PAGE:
casting 7wt. for spey work MCI

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casting 7wt. for spey work MCI

Post Number:#1  Postby windknotz88 » Fri Jan 12, 2018 2:12 pm

With the FFI adopting a new test which demands all spey work and roll-casting take place on water, I've switched my rod and line, and I'm thinking of recommending my students and aspiring instructors switch their thinking as well.

The conventional thought has been to use the maximum rod weight allowed (7wt.) and almost everyone recommends SA XXD line in bright orange, but I'm think that, especially for MCI candidates, this rig might be overkill.

1st, I think it is unnecessary to use a competition extreme distance line since the 85ft. cast is simply not THAT far and is a distance than can be easily reached with practice and just about any WF or even DT fly line, at least for Master candidates.

2nd, The second issue I have with this set-up, at least in seven weight, is that even with the extra long rear-taper, I find that the line "sticks" a little too much when casting on water, making spey work a bit of a chore especially. the line is just so bloody heavy and wide on the water.

I've switched my instructor set-up to a six weight nine foot rod spooled with RIOs single hand spey line. It easily reaches the 85ft. distance with plenty of reserve and I've found it to be far superior for water-borne spey and roll casting tasks.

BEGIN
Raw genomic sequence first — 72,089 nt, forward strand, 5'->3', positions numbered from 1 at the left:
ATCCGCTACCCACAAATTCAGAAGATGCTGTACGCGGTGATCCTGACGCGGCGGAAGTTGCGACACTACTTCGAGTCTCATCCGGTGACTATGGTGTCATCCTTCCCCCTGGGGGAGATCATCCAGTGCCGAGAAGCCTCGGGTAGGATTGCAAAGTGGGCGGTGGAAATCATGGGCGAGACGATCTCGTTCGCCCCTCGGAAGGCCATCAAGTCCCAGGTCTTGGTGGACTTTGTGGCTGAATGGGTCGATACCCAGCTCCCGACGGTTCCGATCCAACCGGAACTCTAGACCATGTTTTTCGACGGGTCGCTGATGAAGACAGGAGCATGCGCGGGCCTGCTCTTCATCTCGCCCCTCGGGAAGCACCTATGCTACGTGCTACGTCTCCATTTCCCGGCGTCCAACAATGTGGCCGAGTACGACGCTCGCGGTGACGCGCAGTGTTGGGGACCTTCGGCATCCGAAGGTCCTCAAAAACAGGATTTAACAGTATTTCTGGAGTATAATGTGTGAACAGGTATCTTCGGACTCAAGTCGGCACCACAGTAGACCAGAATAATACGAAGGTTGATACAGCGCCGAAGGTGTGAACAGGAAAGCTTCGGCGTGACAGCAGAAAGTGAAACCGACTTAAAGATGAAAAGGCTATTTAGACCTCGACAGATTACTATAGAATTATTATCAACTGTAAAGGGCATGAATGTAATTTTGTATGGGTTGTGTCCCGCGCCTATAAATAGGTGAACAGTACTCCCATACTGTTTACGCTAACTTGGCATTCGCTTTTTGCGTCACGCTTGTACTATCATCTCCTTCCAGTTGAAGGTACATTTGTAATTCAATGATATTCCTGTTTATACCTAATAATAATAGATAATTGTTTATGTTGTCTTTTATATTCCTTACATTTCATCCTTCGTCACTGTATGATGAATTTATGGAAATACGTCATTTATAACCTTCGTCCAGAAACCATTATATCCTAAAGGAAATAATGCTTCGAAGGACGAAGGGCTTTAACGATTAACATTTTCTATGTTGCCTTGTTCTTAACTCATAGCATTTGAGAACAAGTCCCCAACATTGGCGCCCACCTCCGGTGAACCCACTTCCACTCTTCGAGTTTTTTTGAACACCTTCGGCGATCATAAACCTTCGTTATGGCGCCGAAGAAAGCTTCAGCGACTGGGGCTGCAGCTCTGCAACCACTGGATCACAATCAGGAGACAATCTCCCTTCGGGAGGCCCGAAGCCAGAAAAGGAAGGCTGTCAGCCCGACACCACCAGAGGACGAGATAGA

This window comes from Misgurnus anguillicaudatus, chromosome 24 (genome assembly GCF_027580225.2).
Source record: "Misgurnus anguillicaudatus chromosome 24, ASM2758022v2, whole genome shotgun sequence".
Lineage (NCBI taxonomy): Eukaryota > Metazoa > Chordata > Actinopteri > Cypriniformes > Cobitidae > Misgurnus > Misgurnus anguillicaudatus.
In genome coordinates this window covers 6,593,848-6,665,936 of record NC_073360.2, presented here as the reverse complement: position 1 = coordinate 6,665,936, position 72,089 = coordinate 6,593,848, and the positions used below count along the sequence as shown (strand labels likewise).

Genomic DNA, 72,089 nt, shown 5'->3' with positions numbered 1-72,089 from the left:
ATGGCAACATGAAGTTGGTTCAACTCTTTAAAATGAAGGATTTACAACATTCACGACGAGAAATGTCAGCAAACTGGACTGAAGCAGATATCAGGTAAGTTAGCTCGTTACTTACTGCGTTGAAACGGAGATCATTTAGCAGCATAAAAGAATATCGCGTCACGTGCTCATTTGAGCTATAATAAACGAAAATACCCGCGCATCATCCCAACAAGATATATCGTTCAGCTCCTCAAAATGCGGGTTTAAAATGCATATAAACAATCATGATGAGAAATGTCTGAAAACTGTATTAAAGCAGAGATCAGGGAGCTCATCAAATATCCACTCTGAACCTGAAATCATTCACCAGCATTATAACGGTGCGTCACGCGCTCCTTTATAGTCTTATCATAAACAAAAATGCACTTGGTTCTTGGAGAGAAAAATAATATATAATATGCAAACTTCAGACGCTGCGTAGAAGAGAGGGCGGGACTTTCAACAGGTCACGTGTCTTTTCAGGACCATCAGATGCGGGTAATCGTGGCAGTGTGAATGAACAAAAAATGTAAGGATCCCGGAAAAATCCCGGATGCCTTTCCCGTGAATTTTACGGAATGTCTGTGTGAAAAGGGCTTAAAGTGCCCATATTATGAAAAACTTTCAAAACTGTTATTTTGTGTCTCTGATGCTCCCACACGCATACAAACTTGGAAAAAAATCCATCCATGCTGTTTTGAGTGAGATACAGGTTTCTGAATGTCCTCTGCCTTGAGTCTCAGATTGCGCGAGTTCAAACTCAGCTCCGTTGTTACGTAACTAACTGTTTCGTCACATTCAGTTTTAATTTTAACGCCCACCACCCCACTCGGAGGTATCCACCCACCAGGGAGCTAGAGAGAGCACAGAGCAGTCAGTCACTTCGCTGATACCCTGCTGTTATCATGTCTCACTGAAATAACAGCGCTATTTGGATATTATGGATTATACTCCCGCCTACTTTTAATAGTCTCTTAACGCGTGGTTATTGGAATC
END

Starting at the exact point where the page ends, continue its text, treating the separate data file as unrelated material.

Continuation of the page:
Has anyone else noticed a bit too much stick and effort from performing water work with a 7wt in SA XXD?

Do you think it is wise to recommend a lighter weight rod and different line since the test is changing to strictly on water for the roll/spey work? If so why? what is your experience with this issue?
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Post Number:#2  Postby Paul Arden » Fri Jan 12, 2018 2:36 pm

Personally I think 1) if a candidate cannot do the test with a DT6 then he's not ready and that 2) the IFF should specify line tapers to standardise the test. The AAPGAI became so complicated for the Spey requirements that everyone started coming along with single-handed Spey lines (The TT Nymph Taper is excellent - there are others), but they are clunky for O/H. Consequently they changed the requirements and allowed two lines - one for Speys and the other for O/H. The IFF is in no way as challenging as AAPGAI in Spey requirements where long belly lines are most definitely a disadvantage (Lasse and I both passed with such a line).

It's quite possible to pass all of these tests with a 5MED or RIO COMP Gold. I think I used a 5 for all of my exams apart from the STANIC where I used a 6WT (many years ago) and the EFFF where I also used a 6 (100ft distance cast which back then was inconsistent for me with a 5).

7WT is overkill for me and a candidate should bring along what he is going to teach with. The distances are not challenging and are not supposed to be. I'm sure that others have different thoughts, but the FFF has never been about tackle for me. When it becomes about tackle then there is either a problem with the test or the candidate. In all the exams I was part of even the distances were not critical - good form and good teaching being the most important.

I'm pleased that the tests are to be examined over water by the way, this was something for which I argued for many years.

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Post Number:#3  Postby windknotz88 » Fri Jan 12, 2018 2:56 pm

Paul, congratulations on your marriage by the way, she was a gorgeous bride and you looked quite dapper as well, have you seen the new exam's spey requirements for FFI? all distances have increased anywhere from 5-15ft., in addition to spey, double, spey, and switch, we now have to snake-roll, snap-T, and do off-shoulder snap-T. What is AAPGAI asking?